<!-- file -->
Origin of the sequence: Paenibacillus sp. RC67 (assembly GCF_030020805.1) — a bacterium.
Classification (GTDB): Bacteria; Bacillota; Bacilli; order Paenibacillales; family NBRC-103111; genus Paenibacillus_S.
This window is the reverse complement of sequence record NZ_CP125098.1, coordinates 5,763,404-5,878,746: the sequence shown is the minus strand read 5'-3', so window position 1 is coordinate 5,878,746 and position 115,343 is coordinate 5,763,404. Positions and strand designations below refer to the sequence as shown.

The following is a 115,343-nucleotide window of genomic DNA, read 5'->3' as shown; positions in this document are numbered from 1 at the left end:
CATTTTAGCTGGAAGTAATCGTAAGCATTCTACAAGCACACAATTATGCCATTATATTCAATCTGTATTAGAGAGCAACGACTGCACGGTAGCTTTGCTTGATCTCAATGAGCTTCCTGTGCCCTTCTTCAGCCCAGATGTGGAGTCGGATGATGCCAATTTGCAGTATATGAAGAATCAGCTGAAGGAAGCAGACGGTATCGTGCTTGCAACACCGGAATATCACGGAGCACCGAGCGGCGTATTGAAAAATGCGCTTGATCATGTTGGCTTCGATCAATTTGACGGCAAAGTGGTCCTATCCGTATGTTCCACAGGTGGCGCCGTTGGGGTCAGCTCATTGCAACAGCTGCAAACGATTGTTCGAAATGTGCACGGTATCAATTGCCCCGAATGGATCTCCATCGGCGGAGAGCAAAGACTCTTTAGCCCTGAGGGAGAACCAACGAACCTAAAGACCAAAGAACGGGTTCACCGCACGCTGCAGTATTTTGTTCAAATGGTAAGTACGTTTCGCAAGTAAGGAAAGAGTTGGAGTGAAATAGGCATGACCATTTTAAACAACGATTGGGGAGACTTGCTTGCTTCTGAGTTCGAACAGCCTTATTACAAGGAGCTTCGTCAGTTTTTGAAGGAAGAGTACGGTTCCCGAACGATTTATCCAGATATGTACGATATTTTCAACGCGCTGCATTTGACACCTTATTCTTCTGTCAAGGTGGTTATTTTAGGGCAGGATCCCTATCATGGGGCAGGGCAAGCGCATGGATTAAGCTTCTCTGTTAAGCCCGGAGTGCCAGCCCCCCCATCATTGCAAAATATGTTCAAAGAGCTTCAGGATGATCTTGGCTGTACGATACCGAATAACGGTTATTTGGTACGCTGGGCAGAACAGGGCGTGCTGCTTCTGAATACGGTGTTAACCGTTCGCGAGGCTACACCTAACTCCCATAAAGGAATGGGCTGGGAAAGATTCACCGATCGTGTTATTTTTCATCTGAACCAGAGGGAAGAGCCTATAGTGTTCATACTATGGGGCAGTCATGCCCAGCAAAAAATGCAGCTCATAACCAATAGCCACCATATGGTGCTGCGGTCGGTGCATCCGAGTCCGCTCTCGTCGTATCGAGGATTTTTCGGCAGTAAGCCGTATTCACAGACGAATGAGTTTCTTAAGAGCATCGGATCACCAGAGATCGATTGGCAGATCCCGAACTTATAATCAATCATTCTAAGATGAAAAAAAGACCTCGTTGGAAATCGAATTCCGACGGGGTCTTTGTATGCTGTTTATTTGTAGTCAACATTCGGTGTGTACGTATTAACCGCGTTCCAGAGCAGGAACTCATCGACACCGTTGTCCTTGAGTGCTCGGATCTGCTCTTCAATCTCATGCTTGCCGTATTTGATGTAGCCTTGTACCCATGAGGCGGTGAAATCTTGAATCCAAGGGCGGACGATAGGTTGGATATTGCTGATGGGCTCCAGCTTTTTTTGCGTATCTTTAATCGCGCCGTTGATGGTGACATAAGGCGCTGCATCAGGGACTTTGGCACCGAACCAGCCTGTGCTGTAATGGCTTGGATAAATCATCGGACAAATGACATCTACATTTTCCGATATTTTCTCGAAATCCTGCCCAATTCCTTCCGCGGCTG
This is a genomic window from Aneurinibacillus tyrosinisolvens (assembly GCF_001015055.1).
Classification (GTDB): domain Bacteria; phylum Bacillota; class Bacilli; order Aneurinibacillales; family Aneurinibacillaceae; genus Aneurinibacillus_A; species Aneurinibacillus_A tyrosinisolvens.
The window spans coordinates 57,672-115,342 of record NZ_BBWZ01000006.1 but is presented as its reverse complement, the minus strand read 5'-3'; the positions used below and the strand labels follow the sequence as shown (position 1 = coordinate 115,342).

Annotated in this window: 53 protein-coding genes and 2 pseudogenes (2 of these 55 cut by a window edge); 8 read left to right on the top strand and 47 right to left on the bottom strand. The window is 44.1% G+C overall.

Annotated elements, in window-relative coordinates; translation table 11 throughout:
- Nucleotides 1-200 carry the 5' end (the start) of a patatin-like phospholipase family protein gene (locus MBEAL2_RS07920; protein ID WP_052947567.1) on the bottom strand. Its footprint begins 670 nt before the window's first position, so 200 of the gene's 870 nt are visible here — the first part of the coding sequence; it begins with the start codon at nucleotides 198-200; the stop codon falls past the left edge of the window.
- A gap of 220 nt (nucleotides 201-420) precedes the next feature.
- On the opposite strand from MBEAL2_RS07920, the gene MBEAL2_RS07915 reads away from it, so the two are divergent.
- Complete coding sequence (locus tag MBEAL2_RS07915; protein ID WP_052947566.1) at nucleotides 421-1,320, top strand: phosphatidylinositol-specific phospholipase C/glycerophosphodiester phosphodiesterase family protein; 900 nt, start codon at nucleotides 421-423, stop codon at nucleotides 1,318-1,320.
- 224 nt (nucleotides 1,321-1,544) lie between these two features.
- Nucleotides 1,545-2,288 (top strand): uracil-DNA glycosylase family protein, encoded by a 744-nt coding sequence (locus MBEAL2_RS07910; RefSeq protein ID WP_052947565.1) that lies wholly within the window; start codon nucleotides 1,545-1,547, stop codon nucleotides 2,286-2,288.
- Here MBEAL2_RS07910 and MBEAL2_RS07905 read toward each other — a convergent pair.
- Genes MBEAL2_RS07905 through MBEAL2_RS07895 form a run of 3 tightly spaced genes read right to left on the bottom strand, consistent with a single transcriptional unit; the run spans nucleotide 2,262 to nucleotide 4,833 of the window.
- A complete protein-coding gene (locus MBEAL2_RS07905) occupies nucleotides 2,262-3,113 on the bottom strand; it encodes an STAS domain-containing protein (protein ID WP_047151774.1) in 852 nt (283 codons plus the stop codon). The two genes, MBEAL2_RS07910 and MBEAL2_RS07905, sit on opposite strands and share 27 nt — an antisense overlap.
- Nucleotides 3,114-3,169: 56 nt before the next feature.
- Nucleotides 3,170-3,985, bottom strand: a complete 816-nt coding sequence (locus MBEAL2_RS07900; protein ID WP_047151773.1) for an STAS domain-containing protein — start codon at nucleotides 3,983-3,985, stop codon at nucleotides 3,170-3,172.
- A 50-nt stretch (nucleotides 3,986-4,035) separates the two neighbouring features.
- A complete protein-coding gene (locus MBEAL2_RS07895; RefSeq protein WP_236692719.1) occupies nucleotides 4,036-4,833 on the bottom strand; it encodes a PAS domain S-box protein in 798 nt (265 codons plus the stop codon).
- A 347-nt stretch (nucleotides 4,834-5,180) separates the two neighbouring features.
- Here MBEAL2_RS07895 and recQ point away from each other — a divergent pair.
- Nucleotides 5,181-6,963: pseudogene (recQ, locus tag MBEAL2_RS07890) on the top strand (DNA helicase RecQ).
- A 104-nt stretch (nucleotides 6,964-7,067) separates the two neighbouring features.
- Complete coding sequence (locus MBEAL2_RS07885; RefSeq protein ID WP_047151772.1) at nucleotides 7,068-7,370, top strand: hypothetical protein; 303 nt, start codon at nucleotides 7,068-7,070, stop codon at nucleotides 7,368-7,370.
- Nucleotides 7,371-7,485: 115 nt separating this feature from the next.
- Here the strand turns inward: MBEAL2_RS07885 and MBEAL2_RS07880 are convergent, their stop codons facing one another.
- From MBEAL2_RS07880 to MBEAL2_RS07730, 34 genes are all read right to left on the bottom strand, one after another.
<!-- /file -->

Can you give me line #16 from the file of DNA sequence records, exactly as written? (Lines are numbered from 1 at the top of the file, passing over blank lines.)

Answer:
- Nucleotides 1,545-2,288 (top strand): uracil-DNA glycosylase family protein, encoded by a 744-nt coding sequence (locus MBEAL2_RS07910; RefSeq protein ID WP_052947565.1) that lies wholly within the window; start codon nucleotides 1,545-1,547, stop codon nucleotides 2,286-2,288.